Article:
- Good shot accuracy and dispersion
- Suitable for golfers who are prone to mishits
- Adds noticeable distance to your shots
- Lacks the metallic “ping” sound
- Unpredictable stiff shaft
- Limited adjustability for a driver in its category
TaylorMade Golf Original One Mini Driver
The TaylorMade Golf Original One Mini Driver is visually appealing. The design is both modern and traditional. It might even remind you of the driver you loved using back in the 90s.
But when it comes to its performance, is it as impressive as the other taylormade driver models?
The Original One Mini Driver has that same lovely muted sound as the M5 and M6 drivers. And when it comes to driver technology, TaylorMade made sure they have your back. It’s equipped with the Twist Face to produce fast ball speeds, even when you make off-center shots. The Speed Pocket also helps if you want to pull off hitting off the deck.
Overall, the Original One Mini Driver offers an impressive performance. It won’t probably replace your current drive. But if you’re looking for a backup driver that provides accuracy, distance, tight dispersion, and forgiveness, it’s worth the consideration.
- Gives you more control, without fades or slices
- Responsive shaft
- A good alternative to drivers with large heads
- A very consistent driver
- Complaints about not receiving the loft key
- Larger head makes it difficult to hit off the turf
If you’re a mid-handicapper, the TaylorMade M4 could be for you. The newest feature of this driver is the Geocoustic™ technology. This state-of-the-art technology rounds the sole of the M4 even more to enhance its feel and response.
It also comes with the Twist Face technology to help you get straighter shots, especially when you miss the sweet spot. The company’s patented Hammerhead slot (the broader version) works together with Twist Face to create a massive sweet spot to deliver maximum ball speed after impact. This produces additional distance and forgiveness.
In most cases, the M4 comes with a 4-degree adapter sleeve. This allows you to move the loft by plus or minus four degrees (+/-4°) to fix a ball flight.
- Allows you to hit long drives right down the middle of the fairway
- Makes mishits still playable
- Great look and feel
- Sturdy and easy-to-swing construction
- Would be great if it’s also made for elderly female golfers
- Slippery grips (after a few uses)
How to Choose Good Taylormade Drivers
As you would know, there’s a long list of taylormade drivers that you could choose from. And that’s not always an easy task. So, below, we’ll discuss in greater detail TaylorMade’s criteria for choosing the right driver.
Know Your Handicap
This step is for people who haven’t played golf before or have played less than ten rounds of golf. If you don’t know your handicap yet, the first thing you can do is go to the nearest golf course to test your skills on the greens.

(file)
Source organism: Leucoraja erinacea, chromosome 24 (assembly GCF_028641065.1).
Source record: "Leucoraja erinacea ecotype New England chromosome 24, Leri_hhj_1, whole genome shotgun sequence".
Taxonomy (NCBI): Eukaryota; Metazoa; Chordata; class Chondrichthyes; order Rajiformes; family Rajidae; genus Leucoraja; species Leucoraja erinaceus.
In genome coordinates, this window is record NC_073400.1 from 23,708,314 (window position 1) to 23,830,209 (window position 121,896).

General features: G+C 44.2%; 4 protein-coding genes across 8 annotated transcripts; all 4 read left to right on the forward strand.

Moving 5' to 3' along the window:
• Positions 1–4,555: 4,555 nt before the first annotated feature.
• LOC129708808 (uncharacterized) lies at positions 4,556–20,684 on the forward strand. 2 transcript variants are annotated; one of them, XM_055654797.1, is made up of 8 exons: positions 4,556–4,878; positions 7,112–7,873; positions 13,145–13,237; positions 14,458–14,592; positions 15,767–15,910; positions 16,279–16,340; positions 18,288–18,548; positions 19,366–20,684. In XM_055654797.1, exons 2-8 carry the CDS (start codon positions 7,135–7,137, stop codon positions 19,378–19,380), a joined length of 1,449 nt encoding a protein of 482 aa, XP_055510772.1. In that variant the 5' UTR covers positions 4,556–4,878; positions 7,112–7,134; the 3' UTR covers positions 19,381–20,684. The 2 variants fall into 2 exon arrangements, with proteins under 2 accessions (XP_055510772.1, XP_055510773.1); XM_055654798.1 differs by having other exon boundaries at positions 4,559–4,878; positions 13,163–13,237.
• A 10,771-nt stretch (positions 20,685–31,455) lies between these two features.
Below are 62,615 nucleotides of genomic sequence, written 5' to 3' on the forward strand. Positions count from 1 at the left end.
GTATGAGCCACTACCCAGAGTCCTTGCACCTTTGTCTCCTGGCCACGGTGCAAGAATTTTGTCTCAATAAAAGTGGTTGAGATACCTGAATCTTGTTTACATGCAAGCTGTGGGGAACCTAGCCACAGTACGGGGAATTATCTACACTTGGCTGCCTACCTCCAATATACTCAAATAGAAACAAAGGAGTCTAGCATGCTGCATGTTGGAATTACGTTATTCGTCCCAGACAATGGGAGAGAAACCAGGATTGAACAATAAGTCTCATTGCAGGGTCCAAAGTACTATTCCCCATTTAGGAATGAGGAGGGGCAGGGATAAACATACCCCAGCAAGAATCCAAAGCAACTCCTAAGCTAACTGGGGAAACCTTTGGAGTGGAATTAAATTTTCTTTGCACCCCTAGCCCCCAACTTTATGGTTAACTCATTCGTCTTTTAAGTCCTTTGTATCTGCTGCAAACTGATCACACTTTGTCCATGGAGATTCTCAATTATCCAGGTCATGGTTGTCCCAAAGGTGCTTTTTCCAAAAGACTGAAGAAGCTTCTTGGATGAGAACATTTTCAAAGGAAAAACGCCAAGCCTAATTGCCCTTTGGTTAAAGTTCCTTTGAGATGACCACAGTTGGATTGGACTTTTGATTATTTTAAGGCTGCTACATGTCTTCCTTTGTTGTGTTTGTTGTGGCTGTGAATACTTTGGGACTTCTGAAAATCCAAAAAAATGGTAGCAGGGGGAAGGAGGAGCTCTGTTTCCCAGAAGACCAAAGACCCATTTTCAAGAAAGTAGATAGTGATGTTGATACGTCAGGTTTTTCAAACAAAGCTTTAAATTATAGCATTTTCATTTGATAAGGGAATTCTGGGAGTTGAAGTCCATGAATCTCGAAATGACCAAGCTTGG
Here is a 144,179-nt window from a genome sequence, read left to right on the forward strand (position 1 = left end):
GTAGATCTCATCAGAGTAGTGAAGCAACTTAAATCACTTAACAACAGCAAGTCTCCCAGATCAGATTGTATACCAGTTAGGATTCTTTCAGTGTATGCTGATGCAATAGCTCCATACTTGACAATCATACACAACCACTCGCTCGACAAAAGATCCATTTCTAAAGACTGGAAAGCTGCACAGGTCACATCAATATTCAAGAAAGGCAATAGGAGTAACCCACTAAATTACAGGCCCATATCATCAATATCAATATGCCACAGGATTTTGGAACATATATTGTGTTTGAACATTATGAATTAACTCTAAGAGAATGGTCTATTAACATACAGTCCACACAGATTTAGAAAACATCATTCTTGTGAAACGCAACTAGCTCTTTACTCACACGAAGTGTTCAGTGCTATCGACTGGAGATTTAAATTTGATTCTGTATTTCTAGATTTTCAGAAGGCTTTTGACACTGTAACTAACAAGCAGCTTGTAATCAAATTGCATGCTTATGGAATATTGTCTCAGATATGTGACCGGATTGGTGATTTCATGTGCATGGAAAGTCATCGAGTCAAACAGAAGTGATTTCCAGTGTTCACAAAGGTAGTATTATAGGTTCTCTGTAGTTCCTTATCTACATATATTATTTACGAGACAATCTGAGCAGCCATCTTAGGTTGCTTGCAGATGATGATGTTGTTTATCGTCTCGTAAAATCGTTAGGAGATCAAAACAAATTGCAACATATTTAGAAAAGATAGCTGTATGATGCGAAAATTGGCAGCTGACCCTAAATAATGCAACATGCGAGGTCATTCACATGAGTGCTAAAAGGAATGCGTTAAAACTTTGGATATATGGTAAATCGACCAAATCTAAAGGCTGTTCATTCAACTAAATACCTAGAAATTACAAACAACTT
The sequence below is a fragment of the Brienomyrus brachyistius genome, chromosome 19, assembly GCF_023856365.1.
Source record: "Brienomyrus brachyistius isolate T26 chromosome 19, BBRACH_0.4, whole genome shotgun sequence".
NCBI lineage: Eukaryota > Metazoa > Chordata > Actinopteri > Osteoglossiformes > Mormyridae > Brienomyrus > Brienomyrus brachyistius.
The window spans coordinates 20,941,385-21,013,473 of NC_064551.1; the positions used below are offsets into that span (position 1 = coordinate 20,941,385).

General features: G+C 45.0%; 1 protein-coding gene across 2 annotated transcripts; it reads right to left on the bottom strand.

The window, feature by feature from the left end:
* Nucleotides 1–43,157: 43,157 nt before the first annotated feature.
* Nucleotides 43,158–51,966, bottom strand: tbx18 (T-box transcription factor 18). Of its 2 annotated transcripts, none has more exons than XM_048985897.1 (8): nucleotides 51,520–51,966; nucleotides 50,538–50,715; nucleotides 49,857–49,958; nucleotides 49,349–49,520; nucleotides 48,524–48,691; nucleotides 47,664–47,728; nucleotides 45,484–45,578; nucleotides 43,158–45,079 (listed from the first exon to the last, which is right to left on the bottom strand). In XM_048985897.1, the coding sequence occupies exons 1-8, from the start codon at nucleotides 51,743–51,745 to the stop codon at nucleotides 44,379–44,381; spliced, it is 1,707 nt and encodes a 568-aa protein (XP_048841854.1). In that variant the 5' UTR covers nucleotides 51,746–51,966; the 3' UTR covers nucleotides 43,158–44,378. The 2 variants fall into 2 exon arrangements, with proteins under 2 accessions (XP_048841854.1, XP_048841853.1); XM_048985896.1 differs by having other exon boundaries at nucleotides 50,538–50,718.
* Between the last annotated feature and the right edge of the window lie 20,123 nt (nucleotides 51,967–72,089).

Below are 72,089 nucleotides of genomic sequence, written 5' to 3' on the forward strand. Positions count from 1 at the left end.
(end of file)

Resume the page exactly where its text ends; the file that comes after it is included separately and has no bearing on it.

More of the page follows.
Get a golf buddy to go with you. That person can help you keep track of your score and sign your card later. In other facilities, you don’t need to do this manually. They have computers, which keeps your scores and updates your handicap.
Don’t forget to find the course and slope ratings of the golf course you’re playing on. Course rating tells scratch golfers (those who have around a zero handicap) the difficulty of a golf course. Slope rating tells bogey golfers (those with a handicap of 20 or 24) the difficulty of a golf course in relation to the course rating.
Here’s how to get your handicap:
- Subtract the course rating from your score.
- Then, multiply the difference by 113.
- Divide the product by the golf course’s slope rating, which is usually between 55 and 155. The rule of thumb is the lower your handicap is, the better you are.
- But for your score to be valid, your card needs to have two signatures—yours and the other person you’re playing against. The rules also require you to play at least ten rounds in order for you to be eligible for a handicap.
Your Current Driver’s Loft
The loft of a driver can have a significant effect to the accuracy of your drives and the flight and travel distance of your golf ball. So, what loft should you choose for your newest taylor made driver?
Driver loft, more often than not, is based on your assessed swing speed. For instance, if you have a good swing speed (between 110 and 115 mph), choose a TaylorMade driver with a loft between 7 and 9 degrees. If it’s between 95 and 104 mph, a driver with a loft angle of 10 or 11 degrees should be considered.
The great thing about some of the new taylor made drivers—or other modern drivers—is it’s possible to increase or decrease the loft by one to two degrees. It’s as simple as loosening the screw in the heel with a specially designed wrench, turning the head to your preferred position, and tightening the screw.
Left- and Right-Handedness